• National Disaster Management Guidelines on Management of Landslides and Snow Avalanches

 

7. Glacial Lakes Outburst Floods

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  • Glacial Lakes Outburst Floods (GLOFs), are a subject of concern in the Sikkim Himalayan region as several lakes have been formed due to melting of scores of glaciers in the region.

  • In order to prevent any disasters due to outbursts from such lake, a project was started in the South Lhonak Lake where in high density polyethylene (HDPE) pipes have been installed to siphon off water from the glacial lake.

  • Transporting the pipes to high altitudes poses serious challenges. Yaks are used to carry the pipes and other materials to the lake situated at 17,000 ft. The way to the lake is full of steep and narrow passages.

  • Sikkim has installed a Lake monitoring and information System (water level Sensor) at South Lhonak lake. The sensor gives the water level of the lake and also monitored the lake level when there is sudden fluctuation in water level

 

What is Glacial Lakes Outburst Floods?

  • Floods caused due to outburst of glacial lakes is known as Glacial Lakes Outburst Floods.

  • The moraine wall act as a natural dam, trapping the melt water from the glacier and leading to the formation of a glacial lake.

  • Retreat of glaciers in the wake of global warming is expected to increase the number of glacier lakes and also expand the size of the existing ones.

  • The formation of moraine-dammed glacial lakes and glacial lake outburst flood (GLOF) is major concern in countries such as Bhutan, Tibet (China), India, Nepal and Pakistan.

  • The Himalayan states, Uttarakhand, Himachal Pradesh and Jammu and Kashmir, are surrounded by about 200 potentially dangerous glacial lakes formed by glacial melt but till date no early warning system is in place to evacuate people in case these lakes breach their thin walls of debris and loose soil.

  • In addition, this process can be further influenced if more glacial lakes are formed due to increase in debris cover and if black carbon (soot) is transported in accumulation areas of the glaciers.

 

Factors triggering GLOFS

  • Rapid slope movement into the lake and melting of ice incorporated in dam are both directly and indirectly linked to glacier retreat which have increased due to anthropogenic factors.

  • Retreat of glaciers in the wake of global warming increases the number of glacier lakes and also expand the size of the existing ones.

  • The radiative balance- the balance between the amount of energy received by the earth from the sun and the energy it emits back has changed in the Himalayas in recent years due to human activities,. This imbalance “directly or indirectly results in the common incidents of fast glacier melting, glacial lake outbursts floods.

  • In recent years, increasingly erratic and unpredictable monsoon rainfall patterns and increased climate variability have led to severe and frequent flood disasters.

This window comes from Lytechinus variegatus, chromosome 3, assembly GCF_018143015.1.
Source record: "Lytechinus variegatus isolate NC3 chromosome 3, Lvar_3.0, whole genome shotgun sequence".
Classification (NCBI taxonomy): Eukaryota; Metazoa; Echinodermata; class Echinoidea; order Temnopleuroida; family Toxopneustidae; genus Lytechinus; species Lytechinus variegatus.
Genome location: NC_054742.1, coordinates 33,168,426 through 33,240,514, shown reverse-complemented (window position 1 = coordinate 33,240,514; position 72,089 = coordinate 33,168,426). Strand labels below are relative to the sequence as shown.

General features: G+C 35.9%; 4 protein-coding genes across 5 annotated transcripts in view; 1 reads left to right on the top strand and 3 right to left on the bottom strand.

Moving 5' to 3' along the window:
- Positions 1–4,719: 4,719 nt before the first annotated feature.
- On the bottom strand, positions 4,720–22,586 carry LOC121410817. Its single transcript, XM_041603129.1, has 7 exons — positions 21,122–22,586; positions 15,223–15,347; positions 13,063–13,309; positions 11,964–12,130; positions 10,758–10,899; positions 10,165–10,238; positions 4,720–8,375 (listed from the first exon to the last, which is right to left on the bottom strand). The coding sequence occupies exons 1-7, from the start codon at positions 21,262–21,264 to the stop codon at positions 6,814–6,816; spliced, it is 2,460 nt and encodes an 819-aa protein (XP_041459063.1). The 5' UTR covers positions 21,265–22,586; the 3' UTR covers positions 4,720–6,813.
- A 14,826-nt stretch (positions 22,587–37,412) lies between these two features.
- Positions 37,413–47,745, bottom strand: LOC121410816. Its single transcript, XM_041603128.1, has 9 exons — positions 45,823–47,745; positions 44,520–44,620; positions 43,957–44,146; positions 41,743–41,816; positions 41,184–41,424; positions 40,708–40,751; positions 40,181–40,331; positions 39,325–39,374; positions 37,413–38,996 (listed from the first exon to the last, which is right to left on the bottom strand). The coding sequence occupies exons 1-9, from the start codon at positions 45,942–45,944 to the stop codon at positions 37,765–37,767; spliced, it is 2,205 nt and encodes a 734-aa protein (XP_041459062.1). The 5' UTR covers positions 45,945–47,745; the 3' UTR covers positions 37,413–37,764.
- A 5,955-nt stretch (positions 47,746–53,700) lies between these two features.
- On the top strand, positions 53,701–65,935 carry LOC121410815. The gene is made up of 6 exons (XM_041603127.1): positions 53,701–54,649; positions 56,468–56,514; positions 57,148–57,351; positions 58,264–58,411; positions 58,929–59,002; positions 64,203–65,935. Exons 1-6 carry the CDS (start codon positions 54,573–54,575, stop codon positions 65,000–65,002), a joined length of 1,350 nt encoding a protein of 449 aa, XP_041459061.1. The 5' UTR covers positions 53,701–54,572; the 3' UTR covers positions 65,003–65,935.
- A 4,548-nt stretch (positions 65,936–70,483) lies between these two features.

• The contributing human activities include mass tourism; developmental interventions such as roads and hydropower projects; and the practice of slash and burn type of farming in certain pockets of the Indian Himalayan region.

  • Black carbon also plays important factor which melts the ice on the mountain due to albedo effect.

  • Other Factors like Cascading processes (flood from a lake situated upstream), Earthquake, Melting of ice incorporated in dam/forming the dam, Blocking of subsurface outflow tunnels, Long-term dam degradation also trigger GLOFS.

 

Impact

  • Catastrophic Societal Impacts: The sudden and intense flooding that results can be catastrophic for nearby communities. Fatal GLOFs have been documented in the Andes and in the Hindu Kush-Himalaya region.

  • Impact on Ocean Circulation: Major Glacial lake outburst floods from ice dammed lakes into oceans are considered to change circulation patterns by reducing the salinity of the surface layer of the ocean and influence the global climate.

  • Impact on Geomorphology: GLOFs, have significant potential to influence erosion-accumulation interactions and sediment dynamics like bank and depth erosion of the stream/river channel, meander shift, and, in some cases, replacement of existing channels and formation of new ones or formation of erosional terraces.

 

Measures

  • Access to early warning systems and timely information is key to minimizing the adverse impacts of floods and improve the efficiency of the response.

  • Continuous monitoring is needed to understand changing dynamics of Himalayan glaciers.

  • Indian Space Research Organisation (ISRO) among many other organisations, is also engaged in glacial lake monitoring and water bodies in the Himalayan region of Indian River Basins.

  • To identify hazardous lakes, remotely sensed data-based methods can be installed.

  • Prevention or mitigation of the magnitude of the flood by dam remediation like artificial dams, tunnels, open cuts, concrete outflows, flood protection walls.

  • Mitigation measures are important including community preparedness, GLOF hazard mapping, vulnerability assessment, hazard zone demarcation, and identification of GLOF safe evacuation sites, alternate community based early learning warning systems and identifying vulnerable communities

  • There is the need to set up a disaster database, improve post-disaster damage and needs assessments and have systematic ways of capturing climate change/variability impacts in disaster risk management and development sectors.

September Environmental Issues